Tyler Wells is still getting used to the comforts of a home: a hot shower whenever he wants, a warm bed, a dog waiting by the door.
The 26-year-old battled drug addiction and homelessness in his youth after dropping out of an Aurora high school during his senior year and getting diagnosed with schizoaffective disorder — a mental health condition that includes symptoms of schizophrenia and mood disorder.
The young man was in and out of rehabilitation centers, homeless shelters and tents on Denver’s streets for years until a friend’s overdose provided the wake-up call he needed. Wells has been sober since Jan. 2, 2019, and found housing and rent assistance months later with the help of Volunteers of America’s Permanent Supportive Housing Program.
“I now have the ability to go back to a nice, cozy place and that means everything,” Wells said. “It’s an incentive to get a good job, to stay sober, to keep doing what I’m doing.”
Volunteers of America, on top of hunger services and other support, offers housing programs directed at youth experiencing homelessness in Colorado, said Lindi Sinton, the organization’s vice president of programs.
The Youth Transitional Program serves youth without homes between the ages of 18 to 24 for up to two years. The program helps young people in need find housing wherever makes sense for them — near family, jobs or child care — managed by landlords who work with the Volunteers of America case managers, Sinton said.
Volunteers of America
Address: 2660 Larimer St., Denver, CO 80205
In operation since: 1896
Number of employees: 378
Annual budget: $29.4 million
Number of clients served in 2020: 154,243
The program starts off paying a client’s entire rent and decreases payments by 25% over set intervals that allow the young person to get back on their feet with help from Volunteers of America to find jobs, get health support and learn life skills.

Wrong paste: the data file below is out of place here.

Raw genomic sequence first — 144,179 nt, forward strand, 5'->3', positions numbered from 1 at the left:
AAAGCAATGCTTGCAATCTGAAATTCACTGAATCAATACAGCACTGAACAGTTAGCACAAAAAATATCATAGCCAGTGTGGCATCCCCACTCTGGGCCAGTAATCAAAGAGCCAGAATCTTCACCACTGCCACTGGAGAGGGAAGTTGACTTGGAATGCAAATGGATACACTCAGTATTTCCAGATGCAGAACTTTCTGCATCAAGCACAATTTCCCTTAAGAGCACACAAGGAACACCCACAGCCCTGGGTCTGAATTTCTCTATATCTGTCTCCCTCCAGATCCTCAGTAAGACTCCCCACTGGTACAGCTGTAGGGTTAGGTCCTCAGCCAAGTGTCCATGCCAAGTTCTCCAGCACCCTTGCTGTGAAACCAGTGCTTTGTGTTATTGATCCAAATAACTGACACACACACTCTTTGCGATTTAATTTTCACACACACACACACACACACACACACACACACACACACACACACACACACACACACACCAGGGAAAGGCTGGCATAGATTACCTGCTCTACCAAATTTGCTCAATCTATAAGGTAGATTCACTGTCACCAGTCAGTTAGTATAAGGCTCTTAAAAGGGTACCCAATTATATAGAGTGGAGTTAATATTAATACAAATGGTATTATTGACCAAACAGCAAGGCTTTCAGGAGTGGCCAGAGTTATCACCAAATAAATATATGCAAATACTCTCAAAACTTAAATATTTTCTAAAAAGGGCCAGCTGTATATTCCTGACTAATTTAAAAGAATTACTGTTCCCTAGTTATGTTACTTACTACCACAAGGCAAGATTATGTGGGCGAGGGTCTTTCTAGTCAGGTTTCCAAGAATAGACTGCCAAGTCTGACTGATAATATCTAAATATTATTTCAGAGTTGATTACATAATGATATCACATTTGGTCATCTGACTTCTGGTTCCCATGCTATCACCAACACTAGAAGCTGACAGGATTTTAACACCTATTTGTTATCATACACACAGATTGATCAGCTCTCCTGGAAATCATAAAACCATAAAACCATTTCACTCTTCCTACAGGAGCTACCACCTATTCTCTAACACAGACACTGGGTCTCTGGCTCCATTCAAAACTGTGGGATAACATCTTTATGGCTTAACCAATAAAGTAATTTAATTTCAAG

“We’ve all had the chance to fall down and get back up in our parents’ home, so we expect folks to have a lot of challenges and we give them multiple chances,” Sinton said. “It’s hard not to succeed in these programs.”
Wells is involved in the Volunteers of America’s Permanent Supportive Housing Program, which takes youth up to 25 years old who meet the criteria of experiencing longer-term homelessness or suffering from a disabling condition.
Clients in Permanent Supportive Housing have a voucher allowing them to stay in their Volunteers of America housing situation for as long as they need with access to more intensive services Sinton said. Those in Permanent Supportive Housing pay 30% of their income in rent and the rest is subsidized by the organization.
Volunteers of America serves about 20 to 30 young adults at a time in its shorter-term Youth Transitions Program and can support 33 clients in the Permanent Supportive Housing Program.
“Housing is an important part, but definitely not the most important part when it comes to youth,” Sinton said. “The services we offer are really what help with success.”
The services are individualized based on the client’s needs, ranging from parenting skills to budgeting classes to cooking courses or advice on understanding employer expectations, Sinton said.
In addition to his Federal Heights apartment, Wells was connected with classes for addiction recovery and mental health supports through the Volunteers of America.
“Sobriety is hard, but all addiction does is take from you, and sobriety gives to you every day,” Wells said. “It is possible and rewarding to be sober.”
On Monday, Wells and Keynon Tann, associate manager over Volunteers of America’s youth programming, huddled around a computer at the organization’s Bannock Youth Center in Denver to research GED courses so Wells can finish his education, enroll in college courses and work toward his dream career of becoming a video editor.
“I am setting myself up for success,” Wells said.
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